We all try to avoid challenges at times, especially when the alternative seems difficult, stressful, or presents the possibility of failure. We may even do this when we know the tougher path is better for us. Children can need extra encouragement to tackle necessary challenges, as they may lack the ability to understand that sometimes difficult tasks are good for us.

Positive self-affirmations are one way you can help encourage your child to tackle challenging situations rather than resist them.5 Some situations where a positive affirmation may help your little one embrace bravery and believe in themselves include:

  • The first day at a new school
  • Trying new foods for the first time
  • Tackling a new sport
  • Meeting new people and starting a conversation
  • Asking a teacher for help on a tricky assignment
  • Going to the doctor for a check-up

When children acknowledge that a situation or challenge might be scary or difficult and back that up with a positive self-statement, they may be better equipped to handle it with confidence. 

Next time your child is facing an obstacle or change, practice using an affirmation like Fox’s: If something is new, I can get through.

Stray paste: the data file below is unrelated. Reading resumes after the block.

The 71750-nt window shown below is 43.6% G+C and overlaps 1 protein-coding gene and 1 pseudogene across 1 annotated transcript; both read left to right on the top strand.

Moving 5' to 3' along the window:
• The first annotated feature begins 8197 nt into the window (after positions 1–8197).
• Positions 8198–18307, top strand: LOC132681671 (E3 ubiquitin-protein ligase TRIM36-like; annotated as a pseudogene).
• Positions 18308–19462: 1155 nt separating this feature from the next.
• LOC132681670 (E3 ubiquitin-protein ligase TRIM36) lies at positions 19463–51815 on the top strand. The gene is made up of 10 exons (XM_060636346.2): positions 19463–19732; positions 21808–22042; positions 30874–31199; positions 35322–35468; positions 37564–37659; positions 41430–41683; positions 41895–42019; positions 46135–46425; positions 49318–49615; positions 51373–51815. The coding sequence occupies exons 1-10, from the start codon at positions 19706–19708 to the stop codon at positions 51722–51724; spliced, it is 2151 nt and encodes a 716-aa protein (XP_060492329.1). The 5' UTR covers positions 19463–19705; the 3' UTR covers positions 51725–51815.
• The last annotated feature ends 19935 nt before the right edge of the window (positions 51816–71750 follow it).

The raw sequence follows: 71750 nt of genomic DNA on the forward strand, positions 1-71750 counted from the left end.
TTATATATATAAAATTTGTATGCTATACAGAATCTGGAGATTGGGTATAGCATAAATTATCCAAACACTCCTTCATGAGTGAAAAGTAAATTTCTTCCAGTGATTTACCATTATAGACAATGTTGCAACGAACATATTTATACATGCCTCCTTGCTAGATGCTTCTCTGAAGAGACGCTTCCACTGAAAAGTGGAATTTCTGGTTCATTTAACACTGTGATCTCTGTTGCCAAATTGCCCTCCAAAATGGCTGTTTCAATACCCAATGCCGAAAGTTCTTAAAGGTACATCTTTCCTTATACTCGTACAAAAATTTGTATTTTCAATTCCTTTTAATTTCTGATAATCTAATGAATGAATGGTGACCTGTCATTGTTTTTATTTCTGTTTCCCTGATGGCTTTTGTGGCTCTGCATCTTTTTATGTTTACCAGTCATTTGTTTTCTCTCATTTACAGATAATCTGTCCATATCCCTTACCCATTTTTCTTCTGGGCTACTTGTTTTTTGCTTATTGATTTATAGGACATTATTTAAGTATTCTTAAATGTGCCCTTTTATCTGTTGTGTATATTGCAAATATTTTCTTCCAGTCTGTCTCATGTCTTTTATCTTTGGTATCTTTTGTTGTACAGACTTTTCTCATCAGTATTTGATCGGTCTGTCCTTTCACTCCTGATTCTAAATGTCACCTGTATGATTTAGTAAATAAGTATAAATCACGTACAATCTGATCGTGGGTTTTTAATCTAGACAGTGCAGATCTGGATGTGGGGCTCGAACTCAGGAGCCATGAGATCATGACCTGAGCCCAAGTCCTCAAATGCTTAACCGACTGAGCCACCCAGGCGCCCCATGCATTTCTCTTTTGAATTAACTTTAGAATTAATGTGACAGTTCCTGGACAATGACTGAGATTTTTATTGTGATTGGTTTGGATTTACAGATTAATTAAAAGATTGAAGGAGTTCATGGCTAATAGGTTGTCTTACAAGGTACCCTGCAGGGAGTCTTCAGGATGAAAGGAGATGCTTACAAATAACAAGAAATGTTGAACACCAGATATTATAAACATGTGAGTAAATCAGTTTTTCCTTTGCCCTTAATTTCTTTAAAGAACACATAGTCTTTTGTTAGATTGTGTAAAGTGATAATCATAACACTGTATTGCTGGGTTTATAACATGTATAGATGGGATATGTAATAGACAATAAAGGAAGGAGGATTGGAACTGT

#3: Affirmations Might Promote a Growth Mindset

In a classroom setting, it’s only natural to have questions from time to time. But not all children are comfortable raising their hands and asking for help.

If your child doesn’t ask for clarification or more help when they need it, they’re more likely to find their work more challenging. Instead of taking on the challenge with support, they might assume they’re incapable of completing it. This is an example of a fixed mindset, which can limit their ability to succeed.6

With a growth mindset, however, children can handle challenging situations with a positive frame of mind. In addition to learning that it’s OK to ask for help, a growth mindset also teaches children that they can grow and learn new things,6 a concept that’s fundamental for young learners as they navigate their way through school and beyond.